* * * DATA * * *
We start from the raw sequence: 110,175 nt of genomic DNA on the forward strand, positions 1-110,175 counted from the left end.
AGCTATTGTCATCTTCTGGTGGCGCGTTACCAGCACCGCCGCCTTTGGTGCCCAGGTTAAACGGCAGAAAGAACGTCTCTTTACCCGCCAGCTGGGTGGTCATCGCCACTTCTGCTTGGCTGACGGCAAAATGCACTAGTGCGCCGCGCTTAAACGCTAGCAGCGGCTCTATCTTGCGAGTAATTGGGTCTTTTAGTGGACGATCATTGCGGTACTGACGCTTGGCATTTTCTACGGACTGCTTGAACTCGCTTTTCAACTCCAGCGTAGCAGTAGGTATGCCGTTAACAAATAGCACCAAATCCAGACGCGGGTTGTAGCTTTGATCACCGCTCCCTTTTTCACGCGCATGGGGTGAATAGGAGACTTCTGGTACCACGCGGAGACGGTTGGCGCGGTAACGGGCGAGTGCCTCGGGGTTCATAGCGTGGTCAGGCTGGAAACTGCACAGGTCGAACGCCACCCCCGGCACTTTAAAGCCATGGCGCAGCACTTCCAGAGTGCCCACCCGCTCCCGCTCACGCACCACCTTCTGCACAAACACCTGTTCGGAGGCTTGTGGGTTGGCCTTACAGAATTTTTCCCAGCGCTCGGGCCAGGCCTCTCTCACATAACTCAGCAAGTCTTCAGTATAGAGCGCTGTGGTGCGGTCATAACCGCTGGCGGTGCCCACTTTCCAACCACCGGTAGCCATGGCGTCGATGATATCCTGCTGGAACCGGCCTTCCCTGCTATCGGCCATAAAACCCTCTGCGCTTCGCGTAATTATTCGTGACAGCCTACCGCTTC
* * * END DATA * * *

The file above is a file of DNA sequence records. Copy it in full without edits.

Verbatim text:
We start from the raw sequence: 110,175 nt of genomic DNA on the forward strand, positions 1-110,175 counted from the left end.
AGCTATTGTCATCTTCTGGTGGCGCGTTACCAGCACCGCCGCCTTTGGTGCCCAGGTTAAACGGCAGAAAGAACGTCTCTTTACCCGCCAGCTGGGTGGTCATCGCCACTTCTGCTTGGCTGACGGCAAAATGCACTAGTGCGCCGCGCTTAAACGCTAGCAGCGGCTCTATCTTGCGAGTAATTGGGTCTTTTAGTGGACGATCATTGCGGTACTGACGCTTGGCATTTTCTACGGACTGCTTGAACTCGCTTTTCAACTCCAGCGTAGCAGTAGGTATGCCGTTAACAAATAGCACCAAATCCAGACGCGGGTTGTAGCTTTGATCACCGCTCCCTTTTTCACGCGCATGGGGTGAATAGGAGACTTCTGGTACCACGCGGAGACGGTTGGCGCGGTAACGGGCGAGTGCCTCGGGGTTCATAGCGTGGTCAGGCTGGAAACTGCACAGGTCGAACGCCACCCCCGGCACTTTAAAGCCATGGCGCAGCACTTCCAGAGTGCCCACCCGCTCCCGCTCACGCACCACCTTCTGCACAAACACCTGTTCGGAGGCTTGTGGGTTGGCCTTACAGAATTTTTCCCAGCGCTCGGGCCAGGCCTCTCTCACATAACTCAGCAAGTCTTCAGTATAGAGCGCTGTGGTGCGGTCATAACCGCTGGCGGTGCCCACTTTCCAACCACCGGTAGCCATGGCGTCGATGATATCCTGCTGGAACCGGCCTTCCCTGCTATCGGCCATAAAACCCTCTGCGCTTCGCGTAATTATTCGTGACAGCCTACCGCTTC